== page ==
Having the latest technology in place can instantly become a key differentiator for a manufacturer. However, such investments require fully understanding the end goal before making the commitment.
Of course, technology is powerful once combined with the business expertise. As part of Unilever’s ongoing digital transformation, two powder towers in Indaiatuba, Brazil and Guayas, Ecuador are now part of the digital factory environment. These intelligent towers can now operate remotely, meaning staff can safely oversee the manufacturing process while working from home.
During this implementation, the strengths of process engineering, analytics and automation were very well synchronized in order to develop a final solution that fits to the operation’s needs. Finally, the ability to operate the intelligent tower and adjust operating parameters was placed back into the hands of the experts on site,.
Sarah Loftus, digital engineering director at Unilever tells IndustryWeek, “The key to implementing this project effectively was to draw on local and global expertise bringing together the strengths of process engineering, analytics and automation. Using these in synchronization, we were able to develop a technology solution that fit the operation’s needs. We have achieved a solution that can be deployed across our laundry powder towers, as well as scaled across similar technology within the business. We are proud of this progress in the digital transformation of Unilever’s supply chain.”
Lessons learned? Simply put, it is important to create a team that is able to work together across organizations, functions, roles and languages. As the main users of the final solution are process engineers and operators on site, making sure they were part of this development was key to the successful implementation and adoption of the technology. For Unilever, building the intelligent towers was a collaborative project that involved local and global expertise. There was a clear purpose and everyone involved focused on achieving the end result. This was not a project for a single deployment, but for a solution that could be multiplied and scaled many times over across similar technology elsewhere in Unilever.
- To produce laundry powder detergent, such as OMO, Comfort and Surf, the ingredients are sprayed into a drying tower, which is blasted with hot air to turn it into laundry powder.
- Until recently, operators were manually controlling the moisture content of the powder in the towers. The challenge was to get it just right to ensure product quality, making sure the powder was not under-dried or over-dried.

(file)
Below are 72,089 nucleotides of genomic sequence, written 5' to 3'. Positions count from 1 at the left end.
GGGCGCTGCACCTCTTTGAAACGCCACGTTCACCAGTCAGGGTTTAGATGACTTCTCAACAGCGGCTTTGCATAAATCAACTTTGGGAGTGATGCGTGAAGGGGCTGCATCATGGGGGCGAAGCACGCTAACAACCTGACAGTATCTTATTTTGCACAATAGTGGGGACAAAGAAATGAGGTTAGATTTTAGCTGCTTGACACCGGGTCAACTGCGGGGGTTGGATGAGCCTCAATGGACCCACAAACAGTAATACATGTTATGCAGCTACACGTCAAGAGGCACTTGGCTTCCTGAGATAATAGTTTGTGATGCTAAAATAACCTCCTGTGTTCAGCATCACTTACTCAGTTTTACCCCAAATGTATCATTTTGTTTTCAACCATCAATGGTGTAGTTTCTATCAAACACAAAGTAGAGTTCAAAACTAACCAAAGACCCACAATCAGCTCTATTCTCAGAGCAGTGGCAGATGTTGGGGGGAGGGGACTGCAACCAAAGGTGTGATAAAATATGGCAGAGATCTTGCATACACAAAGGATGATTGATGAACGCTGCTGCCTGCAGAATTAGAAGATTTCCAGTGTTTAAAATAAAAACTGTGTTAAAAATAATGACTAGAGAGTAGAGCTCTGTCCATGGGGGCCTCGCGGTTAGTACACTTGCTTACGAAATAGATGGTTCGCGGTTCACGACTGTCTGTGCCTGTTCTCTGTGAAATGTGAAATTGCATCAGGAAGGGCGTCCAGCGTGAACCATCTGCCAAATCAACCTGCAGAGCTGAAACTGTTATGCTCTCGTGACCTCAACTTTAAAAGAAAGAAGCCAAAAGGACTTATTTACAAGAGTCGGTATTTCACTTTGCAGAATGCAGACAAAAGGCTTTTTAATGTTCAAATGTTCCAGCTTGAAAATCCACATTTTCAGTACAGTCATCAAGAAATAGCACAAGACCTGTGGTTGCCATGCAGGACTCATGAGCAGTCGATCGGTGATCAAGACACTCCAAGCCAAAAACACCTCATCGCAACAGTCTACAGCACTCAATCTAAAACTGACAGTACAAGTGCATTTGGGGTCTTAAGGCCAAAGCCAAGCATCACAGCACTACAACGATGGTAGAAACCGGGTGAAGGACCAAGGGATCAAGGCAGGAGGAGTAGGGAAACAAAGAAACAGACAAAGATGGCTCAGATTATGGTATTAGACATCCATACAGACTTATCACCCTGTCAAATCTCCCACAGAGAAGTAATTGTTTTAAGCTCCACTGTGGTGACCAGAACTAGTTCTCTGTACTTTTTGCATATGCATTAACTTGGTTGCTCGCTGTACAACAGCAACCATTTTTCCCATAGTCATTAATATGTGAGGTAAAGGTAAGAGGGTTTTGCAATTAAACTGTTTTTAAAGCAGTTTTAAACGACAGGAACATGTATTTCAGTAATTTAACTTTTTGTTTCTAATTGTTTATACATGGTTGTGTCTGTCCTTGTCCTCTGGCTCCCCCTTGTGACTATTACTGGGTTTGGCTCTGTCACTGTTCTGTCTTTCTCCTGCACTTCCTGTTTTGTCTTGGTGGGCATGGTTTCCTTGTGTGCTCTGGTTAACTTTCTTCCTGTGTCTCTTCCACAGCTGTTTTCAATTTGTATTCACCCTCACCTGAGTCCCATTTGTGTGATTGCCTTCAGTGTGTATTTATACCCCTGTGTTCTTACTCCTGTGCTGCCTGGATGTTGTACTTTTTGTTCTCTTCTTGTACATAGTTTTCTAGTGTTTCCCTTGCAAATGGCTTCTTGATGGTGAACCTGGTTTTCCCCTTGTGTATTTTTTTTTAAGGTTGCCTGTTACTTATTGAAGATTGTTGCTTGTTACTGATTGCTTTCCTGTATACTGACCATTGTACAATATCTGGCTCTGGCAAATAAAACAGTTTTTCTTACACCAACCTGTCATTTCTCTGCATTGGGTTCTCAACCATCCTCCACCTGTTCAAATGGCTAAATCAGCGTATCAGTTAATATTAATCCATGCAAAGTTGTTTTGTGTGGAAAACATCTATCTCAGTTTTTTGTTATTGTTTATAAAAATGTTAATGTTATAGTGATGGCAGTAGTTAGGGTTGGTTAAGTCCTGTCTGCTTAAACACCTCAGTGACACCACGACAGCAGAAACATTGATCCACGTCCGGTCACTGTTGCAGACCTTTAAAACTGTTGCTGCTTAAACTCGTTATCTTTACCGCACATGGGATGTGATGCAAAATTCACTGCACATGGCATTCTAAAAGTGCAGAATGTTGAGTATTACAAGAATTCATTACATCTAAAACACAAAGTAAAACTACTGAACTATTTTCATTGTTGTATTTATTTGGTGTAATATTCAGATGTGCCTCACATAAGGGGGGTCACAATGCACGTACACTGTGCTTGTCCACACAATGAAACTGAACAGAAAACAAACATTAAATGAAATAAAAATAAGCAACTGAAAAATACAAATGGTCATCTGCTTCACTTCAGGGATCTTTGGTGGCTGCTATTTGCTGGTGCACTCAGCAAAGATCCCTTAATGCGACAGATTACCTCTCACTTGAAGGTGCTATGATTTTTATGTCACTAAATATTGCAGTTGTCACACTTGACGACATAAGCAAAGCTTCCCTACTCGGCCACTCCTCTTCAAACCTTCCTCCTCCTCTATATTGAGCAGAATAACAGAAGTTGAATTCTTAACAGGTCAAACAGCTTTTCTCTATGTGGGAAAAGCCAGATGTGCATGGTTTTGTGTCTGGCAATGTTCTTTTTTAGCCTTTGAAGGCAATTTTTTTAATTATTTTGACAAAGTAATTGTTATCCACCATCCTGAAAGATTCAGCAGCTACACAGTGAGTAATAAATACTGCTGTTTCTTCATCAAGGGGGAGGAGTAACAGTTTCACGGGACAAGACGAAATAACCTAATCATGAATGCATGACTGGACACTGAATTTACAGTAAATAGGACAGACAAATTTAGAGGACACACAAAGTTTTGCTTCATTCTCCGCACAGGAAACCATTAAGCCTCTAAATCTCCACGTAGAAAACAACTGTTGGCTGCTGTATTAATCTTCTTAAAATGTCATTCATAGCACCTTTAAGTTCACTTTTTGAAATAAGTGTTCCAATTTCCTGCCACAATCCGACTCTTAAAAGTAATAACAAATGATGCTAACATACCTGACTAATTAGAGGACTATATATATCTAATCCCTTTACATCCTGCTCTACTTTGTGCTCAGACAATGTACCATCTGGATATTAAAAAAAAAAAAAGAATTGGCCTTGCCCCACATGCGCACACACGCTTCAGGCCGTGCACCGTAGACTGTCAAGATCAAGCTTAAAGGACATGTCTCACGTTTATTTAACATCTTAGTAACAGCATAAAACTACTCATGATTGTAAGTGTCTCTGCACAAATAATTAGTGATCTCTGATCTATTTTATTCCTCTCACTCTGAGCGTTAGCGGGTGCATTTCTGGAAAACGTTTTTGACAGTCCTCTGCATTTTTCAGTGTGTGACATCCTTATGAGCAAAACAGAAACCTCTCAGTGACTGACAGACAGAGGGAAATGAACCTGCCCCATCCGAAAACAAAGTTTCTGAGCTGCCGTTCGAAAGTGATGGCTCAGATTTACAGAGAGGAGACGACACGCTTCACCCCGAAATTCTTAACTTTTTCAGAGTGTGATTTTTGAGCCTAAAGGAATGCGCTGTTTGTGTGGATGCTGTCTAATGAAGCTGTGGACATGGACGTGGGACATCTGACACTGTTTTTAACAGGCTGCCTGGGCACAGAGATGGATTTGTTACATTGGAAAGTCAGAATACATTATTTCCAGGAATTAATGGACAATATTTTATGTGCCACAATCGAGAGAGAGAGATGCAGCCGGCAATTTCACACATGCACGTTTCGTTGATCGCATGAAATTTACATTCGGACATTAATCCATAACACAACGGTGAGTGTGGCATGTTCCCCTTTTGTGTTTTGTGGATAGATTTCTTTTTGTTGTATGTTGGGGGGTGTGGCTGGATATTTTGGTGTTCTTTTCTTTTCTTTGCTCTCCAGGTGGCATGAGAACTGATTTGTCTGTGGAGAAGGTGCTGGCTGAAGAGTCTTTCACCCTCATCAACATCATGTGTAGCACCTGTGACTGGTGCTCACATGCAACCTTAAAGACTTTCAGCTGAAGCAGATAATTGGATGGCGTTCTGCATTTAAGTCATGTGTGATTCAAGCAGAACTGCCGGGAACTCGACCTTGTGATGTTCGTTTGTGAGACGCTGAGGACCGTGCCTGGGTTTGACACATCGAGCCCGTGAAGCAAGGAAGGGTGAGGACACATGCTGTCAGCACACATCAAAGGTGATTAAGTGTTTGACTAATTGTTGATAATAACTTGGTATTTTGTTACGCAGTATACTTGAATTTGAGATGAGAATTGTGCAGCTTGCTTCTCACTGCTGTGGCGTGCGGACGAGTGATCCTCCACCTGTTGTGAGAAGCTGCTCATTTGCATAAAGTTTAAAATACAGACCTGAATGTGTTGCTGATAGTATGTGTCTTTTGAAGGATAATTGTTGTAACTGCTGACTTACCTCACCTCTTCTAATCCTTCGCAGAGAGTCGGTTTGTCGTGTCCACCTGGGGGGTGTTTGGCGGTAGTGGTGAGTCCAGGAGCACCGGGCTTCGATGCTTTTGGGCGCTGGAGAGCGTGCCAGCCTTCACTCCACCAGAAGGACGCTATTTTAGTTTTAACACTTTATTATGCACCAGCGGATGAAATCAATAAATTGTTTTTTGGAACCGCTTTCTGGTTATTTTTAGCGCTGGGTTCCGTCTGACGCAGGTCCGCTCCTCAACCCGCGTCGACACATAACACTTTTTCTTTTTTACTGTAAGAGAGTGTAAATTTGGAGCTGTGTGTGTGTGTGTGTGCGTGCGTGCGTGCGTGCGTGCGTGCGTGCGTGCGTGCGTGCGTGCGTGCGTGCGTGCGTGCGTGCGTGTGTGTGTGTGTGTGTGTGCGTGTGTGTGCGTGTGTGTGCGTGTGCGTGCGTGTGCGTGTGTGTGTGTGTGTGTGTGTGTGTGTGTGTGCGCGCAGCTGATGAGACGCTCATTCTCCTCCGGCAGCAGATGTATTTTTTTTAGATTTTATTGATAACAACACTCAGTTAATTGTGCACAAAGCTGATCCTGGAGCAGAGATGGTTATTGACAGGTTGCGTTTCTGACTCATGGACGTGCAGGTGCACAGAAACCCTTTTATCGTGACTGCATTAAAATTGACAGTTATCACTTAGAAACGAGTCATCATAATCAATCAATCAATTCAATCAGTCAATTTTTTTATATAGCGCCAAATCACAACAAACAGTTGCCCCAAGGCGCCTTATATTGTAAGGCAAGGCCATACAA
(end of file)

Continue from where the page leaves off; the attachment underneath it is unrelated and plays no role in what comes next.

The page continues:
- As part of Unilever’s digital transformation, these ‘Intelligent Powder Towers’ now use algorithms to manage production. The algorithms can simulate different scenarios and predict optimal outcomes based on artificial intelligence and machine learning.
“Now the technicians in the control room can focus on more strategic decisions regarding production and use data intelligence to improve the process, instead of having to constantly monitor each process parameter. The insights are all in one place, accessible through a Power BI dashboard and the Unilever Digital Factory app, which enables faster decision making based on real-time data to optimize the performance of the tower,” explains Daniel Correia, digital manufacturing manager LATAM, Unilever.
Enabling remote control
While industrial assets have been remotely controllable for some time, this is the first time that automation and remote control are done in combination with advanced analytics and machine learning. This allows Unilever to respond to consumer demand for laundry products while keeping operators safe, while capitalizing on opportunities to up-skilling the team. This scalable technology has also contributed to Unilever’s sustainability commitments. Specifically, by making the towers intelligent, Unilever has reduced energy consumption by over 10% and reduced the carbon footprint by up to 10%.
Like most projects, the process of creating intelligent powder towers was completed in sprints. However, the need for remote operation was crystalized during Covid-19. From the on-set of the Covid-19 pandemic, digitalization accelerated to meet the challenges of the new normal. Unilever immediately implemented safety measures, including social distancing in its factories and sent many laundry tower operators to work from home to protect their health. The new intelligent technology meant that for the first time, that powder towers could be operated remotely and safely from technicians’ homes, allowing them to control the towers optimal temperature and operating conditions if required.
The technology also provides the capability to operate equipment around the world from different countries. This allows regional and local teams to work together across continents to optimize processes, put systems in place and troubleshoot. With global travel restrictions, the implementation of the project was supported by a virtual team of technical experts.